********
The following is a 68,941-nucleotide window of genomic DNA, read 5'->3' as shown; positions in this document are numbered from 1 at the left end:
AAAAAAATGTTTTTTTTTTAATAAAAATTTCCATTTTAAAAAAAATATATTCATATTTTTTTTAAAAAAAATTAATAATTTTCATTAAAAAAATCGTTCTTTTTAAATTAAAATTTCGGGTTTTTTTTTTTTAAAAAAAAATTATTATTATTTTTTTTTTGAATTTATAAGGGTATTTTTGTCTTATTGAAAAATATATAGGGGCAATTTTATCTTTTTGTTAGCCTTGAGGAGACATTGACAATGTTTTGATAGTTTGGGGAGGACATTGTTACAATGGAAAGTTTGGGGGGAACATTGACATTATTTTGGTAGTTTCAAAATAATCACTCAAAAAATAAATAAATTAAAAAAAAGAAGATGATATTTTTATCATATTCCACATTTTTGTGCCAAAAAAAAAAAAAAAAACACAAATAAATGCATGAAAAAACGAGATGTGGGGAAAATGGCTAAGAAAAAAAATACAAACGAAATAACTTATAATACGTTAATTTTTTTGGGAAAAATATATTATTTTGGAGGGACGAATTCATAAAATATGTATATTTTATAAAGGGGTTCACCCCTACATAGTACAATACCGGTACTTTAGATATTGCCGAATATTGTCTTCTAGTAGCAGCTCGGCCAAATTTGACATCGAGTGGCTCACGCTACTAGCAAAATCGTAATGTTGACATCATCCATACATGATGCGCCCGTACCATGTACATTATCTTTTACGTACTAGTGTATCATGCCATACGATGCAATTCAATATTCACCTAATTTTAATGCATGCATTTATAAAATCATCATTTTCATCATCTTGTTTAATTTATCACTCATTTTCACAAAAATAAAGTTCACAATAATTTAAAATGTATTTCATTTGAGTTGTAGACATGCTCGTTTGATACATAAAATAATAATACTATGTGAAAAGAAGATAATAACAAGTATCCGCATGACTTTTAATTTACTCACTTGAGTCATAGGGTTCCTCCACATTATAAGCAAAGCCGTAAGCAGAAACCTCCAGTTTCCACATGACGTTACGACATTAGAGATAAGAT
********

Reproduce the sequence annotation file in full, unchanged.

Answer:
The following is a 68,941-nucleotide window of genomic DNA, read 5'->3' as shown; positions in this document are numbered from 1 at the left end:
AAAAAAATGTTTTTTTTTTAATAAAAATTTCCATTTTAAAAAAAATATATTCATATTTTTTTTAAAAAAAATTAATAATTTTCATTAAAAAAATCGTTCTTTTTAAATTAAAATTTCGGGTTTTTTTTTTTTAAAAAAAAATTATTATTATTTTTTTTTTGAATTTATAAGGGTATTTTTGTCTTATTGAAAAATATATAGGGGCAATTTTATCTTTTTGTTAGCCTTGAGGAGACATTGACAATGTTTTGATAGTTTGGGGAGGACATTGTTACAATGGAAAGTTTGGGGGGAACATTGACATTATTTTGGTAGTTTCAAAATAATCACTCAAAAAATAAATAAATTAAAAAAAAGAAGATGATATTTTTATCATATTCCACATTTTTGTGCCAAAAAAAAAAAAAAAAACACAAATAAATGCATGAAAAAACGAGATGTGGGGAAAATGGCTAAGAAAAAAAATACAAACGAAATAACTTATAATACGTTAATTTTTTTGGGAAAAATATATTATTTTGGAGGGACGAATTCATAAAATATGTATATTTTATAAAGGGGTTCACCCCTACATAGTACAATACCGGTACTTTAGATATTGCCGAATATTGTCTTCTAGTAGCAGCTCGGCCAAATTTGACATCGAGTGGCTCACGCTACTAGCAAAATCGTAATGTTGACATCATCCATACATGATGCGCCCGTACCATGTACATTATCTTTTACGTACTAGTGTATCATGCCATACGATGCAATTCAATATTCACCTAATTTTAATGCATGCATTTATAAAATCATCATTTTCATCATCTTGTTTAATTTATCACTCATTTTCACAAAAATAAAGTTCACAATAATTTAAAATGTATTTCATTTGAGTTGTAGACATGCTCGTTTGATACATAAAATAATAATACTATGTGAAAAGAAGATAATAACAAGTATCCGCATGACTTTTAATTTACTCACTTGAGTCATAGGGTTCCTCCACATTATAAGCAAAGCCGTAAGCAGAAACCTCCAGTTTCCACATGACGTTACGACATTAGAGATAAGAT